There are so many opportunities for career development here as well, starting in your first year. Cornell recognizes that the job market for a PhD student is so diverse nowadays, and the university really tries to cater to each students' interests to ensure that each of us can succeed in whatever we want to do once we graduate. While it was scary moving to upstate NY from the south, I was comforted by the city. It's not too big, but it is very lively and beautiful. I find it to be the perfect environment for graduate studies: not only is there high-quality research happening here, but Ithaca and Cornell have so many events, festivals, and organizations that go on throughout the year, it gives me the perfect balance between work and life to keep me sane during my graduate studies.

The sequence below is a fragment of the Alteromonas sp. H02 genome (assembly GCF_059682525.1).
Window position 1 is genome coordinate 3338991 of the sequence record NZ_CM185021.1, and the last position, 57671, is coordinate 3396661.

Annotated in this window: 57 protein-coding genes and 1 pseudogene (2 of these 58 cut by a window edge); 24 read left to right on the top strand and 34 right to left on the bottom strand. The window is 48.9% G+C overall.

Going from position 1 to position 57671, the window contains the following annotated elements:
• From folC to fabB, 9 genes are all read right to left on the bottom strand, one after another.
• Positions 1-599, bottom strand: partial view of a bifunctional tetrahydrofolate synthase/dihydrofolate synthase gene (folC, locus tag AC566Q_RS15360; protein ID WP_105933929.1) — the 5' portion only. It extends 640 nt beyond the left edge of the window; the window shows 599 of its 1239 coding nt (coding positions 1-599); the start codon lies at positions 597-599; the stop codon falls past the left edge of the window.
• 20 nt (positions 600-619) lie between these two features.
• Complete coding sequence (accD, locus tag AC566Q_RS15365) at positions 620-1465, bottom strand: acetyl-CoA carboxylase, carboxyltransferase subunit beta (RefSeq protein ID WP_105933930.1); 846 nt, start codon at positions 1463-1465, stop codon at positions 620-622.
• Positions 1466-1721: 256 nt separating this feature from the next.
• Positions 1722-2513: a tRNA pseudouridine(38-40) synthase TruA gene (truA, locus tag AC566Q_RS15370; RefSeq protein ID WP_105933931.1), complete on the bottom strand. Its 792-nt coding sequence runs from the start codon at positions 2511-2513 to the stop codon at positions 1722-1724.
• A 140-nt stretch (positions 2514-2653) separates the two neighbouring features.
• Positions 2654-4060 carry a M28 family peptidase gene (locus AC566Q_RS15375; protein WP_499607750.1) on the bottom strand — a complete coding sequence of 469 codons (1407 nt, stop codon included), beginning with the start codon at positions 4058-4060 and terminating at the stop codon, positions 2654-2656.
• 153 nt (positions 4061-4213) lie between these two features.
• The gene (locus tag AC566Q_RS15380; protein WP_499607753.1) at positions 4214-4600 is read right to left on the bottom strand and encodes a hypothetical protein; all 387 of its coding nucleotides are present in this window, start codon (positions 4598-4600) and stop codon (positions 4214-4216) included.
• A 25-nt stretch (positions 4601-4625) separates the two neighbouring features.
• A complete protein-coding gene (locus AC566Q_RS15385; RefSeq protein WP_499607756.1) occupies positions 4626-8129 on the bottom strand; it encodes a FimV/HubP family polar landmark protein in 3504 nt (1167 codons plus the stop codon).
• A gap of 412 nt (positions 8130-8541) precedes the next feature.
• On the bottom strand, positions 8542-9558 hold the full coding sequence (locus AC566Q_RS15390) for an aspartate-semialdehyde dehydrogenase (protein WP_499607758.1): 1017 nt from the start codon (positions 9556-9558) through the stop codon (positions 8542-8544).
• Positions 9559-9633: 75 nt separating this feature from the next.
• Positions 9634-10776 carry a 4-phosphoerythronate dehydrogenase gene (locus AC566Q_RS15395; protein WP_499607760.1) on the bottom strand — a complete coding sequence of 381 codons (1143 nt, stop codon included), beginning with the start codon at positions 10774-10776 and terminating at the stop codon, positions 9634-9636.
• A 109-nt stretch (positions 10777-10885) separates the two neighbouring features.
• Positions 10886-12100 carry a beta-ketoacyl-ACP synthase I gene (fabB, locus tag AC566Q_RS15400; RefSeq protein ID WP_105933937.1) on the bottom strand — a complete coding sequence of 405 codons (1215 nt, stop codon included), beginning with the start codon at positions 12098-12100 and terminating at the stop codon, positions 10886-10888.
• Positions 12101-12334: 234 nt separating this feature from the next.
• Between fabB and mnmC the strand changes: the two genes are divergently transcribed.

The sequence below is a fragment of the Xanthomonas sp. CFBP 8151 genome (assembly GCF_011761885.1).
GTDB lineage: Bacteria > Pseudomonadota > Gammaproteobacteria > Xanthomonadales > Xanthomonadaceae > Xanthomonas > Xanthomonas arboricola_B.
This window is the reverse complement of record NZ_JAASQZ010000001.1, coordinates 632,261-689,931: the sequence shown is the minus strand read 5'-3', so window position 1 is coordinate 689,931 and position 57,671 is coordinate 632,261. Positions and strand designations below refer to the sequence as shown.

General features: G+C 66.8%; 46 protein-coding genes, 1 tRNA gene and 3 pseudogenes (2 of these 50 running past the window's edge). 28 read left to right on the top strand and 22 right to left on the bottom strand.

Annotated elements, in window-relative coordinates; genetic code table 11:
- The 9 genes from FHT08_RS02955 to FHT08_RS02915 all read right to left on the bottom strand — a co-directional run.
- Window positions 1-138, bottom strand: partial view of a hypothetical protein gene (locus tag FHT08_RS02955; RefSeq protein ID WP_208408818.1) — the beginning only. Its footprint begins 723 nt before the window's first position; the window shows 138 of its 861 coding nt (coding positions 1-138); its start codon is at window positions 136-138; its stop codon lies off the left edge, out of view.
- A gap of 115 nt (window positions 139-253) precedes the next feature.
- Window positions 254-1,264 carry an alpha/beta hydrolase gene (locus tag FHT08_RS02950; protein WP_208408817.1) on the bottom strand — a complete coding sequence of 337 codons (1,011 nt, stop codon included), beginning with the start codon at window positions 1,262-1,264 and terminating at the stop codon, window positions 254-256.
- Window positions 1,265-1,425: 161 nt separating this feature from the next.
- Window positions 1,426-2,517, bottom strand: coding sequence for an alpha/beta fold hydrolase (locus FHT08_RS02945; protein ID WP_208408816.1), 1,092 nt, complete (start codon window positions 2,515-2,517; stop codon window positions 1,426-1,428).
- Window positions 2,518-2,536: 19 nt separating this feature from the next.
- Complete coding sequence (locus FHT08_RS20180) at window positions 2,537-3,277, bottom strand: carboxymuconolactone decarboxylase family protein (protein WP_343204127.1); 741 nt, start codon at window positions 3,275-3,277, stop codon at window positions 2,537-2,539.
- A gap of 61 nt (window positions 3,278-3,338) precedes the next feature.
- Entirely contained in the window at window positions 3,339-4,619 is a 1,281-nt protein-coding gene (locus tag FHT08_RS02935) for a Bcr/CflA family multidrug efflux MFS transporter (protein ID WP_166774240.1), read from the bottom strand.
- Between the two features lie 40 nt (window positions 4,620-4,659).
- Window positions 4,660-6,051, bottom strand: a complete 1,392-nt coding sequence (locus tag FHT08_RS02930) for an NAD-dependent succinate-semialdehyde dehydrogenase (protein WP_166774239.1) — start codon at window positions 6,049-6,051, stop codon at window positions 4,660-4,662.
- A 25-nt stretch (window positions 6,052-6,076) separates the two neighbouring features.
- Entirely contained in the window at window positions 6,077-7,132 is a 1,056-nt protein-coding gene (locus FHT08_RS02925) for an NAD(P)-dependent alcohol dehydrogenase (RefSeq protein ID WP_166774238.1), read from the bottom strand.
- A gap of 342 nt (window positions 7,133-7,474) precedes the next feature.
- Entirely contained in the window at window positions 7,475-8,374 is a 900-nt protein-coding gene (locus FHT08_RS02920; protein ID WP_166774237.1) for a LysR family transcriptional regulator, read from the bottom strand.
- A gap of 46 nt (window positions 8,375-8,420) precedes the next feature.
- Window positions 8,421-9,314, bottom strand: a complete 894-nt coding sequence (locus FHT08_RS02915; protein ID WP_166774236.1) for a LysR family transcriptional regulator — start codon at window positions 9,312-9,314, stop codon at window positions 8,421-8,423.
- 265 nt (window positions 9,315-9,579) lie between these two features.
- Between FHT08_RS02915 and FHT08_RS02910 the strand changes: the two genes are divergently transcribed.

Dashiell Massey  

Dashiell Massey

GGD Class of 2016, Lab of Amnon Koren
Undergraduate Institution: Swarthmore College (Swarthmore, PA)
Degree Subject & Year: BA in Biology, 2014

     
Statement  

In choosing a PhD program, I was looking for a balance between two factors. On one hand, I wanted to be in a smaller cohort to facilitate formation of a close-knit community/support network and one-on-one relationships with many faculty (not just my own PI). At the same time, I wanted to have the benefits of an umbrella program: the large number of labs to rotate in, the interdisciplinary collaborations, and the wealth of core facilities. I felt (and still feel) that Cornell's field structure, and GGD in particular, strike that balance well.